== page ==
A taste for good music
Five years ago, Tacoma husband-and-wife musicians Tim Christie and Maria Sampen happened to tour Walla Walla during a rare free weekend. Drawn to the beauty of the place, they began to ask how they could get invited to play in the chamber music festival there – only to find there wasn’t one. So they started one themselves.
Now, the Walla Walla Chamber Music Festival – which runs through June 22 – not only brings world-class musicians to a beautiful location, it breaks classical music bounds with creative programming, winery and bar venues, free concerts, and a deep connection to the local community.
“I realized there was a real need,” says Christie, a violist who along with Sampen, a violinist, teaches at the University of Puget Sound and plays in many regional and national ensembles. “People were going to Walla Walla for wine-tasting and cycling, but there wasn’t the cultural infrastructure. It felt like Aspen 30 years ago, or Tanglewood 80 years ago. The music scene was mostly around (Whitman College) ... there was a dearth of programming. I thought that if I could bring in a high level of performance, people would run with it.”
And they have. Since Christie and Sampen’s first concert in September 2007, their summer festival has grown each year, exploring new venues and building audiences to the point that many concerts sell out. They’ve even added a winter festival over the Martin Luther King Jr. Day weekend, playing to similarly full houses.
They’ve done it by spilling classical music into everything from theater to wine-tasting in a way that connects audiences to the music.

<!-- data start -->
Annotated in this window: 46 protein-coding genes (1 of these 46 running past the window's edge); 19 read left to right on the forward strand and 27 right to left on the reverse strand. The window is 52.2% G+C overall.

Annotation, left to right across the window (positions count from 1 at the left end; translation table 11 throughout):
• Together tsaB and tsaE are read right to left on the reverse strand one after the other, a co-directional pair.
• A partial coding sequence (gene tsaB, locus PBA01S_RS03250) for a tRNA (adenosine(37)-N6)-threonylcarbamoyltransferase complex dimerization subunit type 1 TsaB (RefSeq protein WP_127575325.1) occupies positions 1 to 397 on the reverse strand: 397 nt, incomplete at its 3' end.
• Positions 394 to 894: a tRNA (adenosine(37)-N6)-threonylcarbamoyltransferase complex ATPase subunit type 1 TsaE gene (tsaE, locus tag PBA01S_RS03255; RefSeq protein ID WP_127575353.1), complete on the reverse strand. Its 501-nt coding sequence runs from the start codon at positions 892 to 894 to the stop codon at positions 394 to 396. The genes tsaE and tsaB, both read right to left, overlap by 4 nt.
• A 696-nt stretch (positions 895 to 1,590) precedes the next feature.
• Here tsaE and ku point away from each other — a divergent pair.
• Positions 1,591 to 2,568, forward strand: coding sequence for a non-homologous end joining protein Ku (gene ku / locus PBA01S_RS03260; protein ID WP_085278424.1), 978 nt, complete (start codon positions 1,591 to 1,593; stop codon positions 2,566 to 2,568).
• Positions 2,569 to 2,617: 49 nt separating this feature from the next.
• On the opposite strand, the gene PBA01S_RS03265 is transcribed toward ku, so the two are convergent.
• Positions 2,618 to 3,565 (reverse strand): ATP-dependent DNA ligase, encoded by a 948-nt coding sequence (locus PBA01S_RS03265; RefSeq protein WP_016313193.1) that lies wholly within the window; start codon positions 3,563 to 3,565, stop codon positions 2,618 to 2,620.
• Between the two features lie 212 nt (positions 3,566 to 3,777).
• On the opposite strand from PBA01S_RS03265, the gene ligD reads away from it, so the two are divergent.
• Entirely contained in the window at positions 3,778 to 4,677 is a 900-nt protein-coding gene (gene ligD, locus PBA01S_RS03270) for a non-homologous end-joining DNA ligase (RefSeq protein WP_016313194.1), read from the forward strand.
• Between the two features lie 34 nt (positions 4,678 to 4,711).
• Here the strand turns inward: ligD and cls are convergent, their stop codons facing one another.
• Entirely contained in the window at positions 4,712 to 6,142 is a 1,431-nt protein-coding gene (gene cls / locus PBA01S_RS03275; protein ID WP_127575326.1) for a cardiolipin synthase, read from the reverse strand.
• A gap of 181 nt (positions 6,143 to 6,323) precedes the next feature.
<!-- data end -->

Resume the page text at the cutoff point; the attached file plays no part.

Take the main stage Festival Series. Held in the new Power House Theater, an old brick electricity station converted into a theater with a thrust stage that places musicians right in the middle of the audience, the four-concert series opens with a new piece from New Zealand composer Christopher Gendall for piano, soprano saxophone and violin. It goes on to honor the theater’s original Shakespearean intentions with British composer Gordon Jacob’s “Six Shakespearean Sketches,” inspired by passages from the Bard which will be read aloud during the performance. The concert ends with a chamber music classic: Brahms’ “Quintet in B Minor for Clarinet and Strings Op. 115.”
“The Gendall will be the most adventurous of all our modern music; the audience will find it difficult,” says Christie bluntly. “And that’s as much a part of our purpose as Brahms. We want our programs to reflect our time. And I think listening to old music is enhanced by listening to new music.”
The rest of the Festival Series continues in the same vein: quintets and trios by Mendelssohn, Schubert and Brahms paired with Stravinsky’s “L’Histoire du Soldat,” folk-fusion composition by American Evan Chambers, and another world premiere, this time by Marilyn Shrude, a renowned American composer (and Sampen’s mother).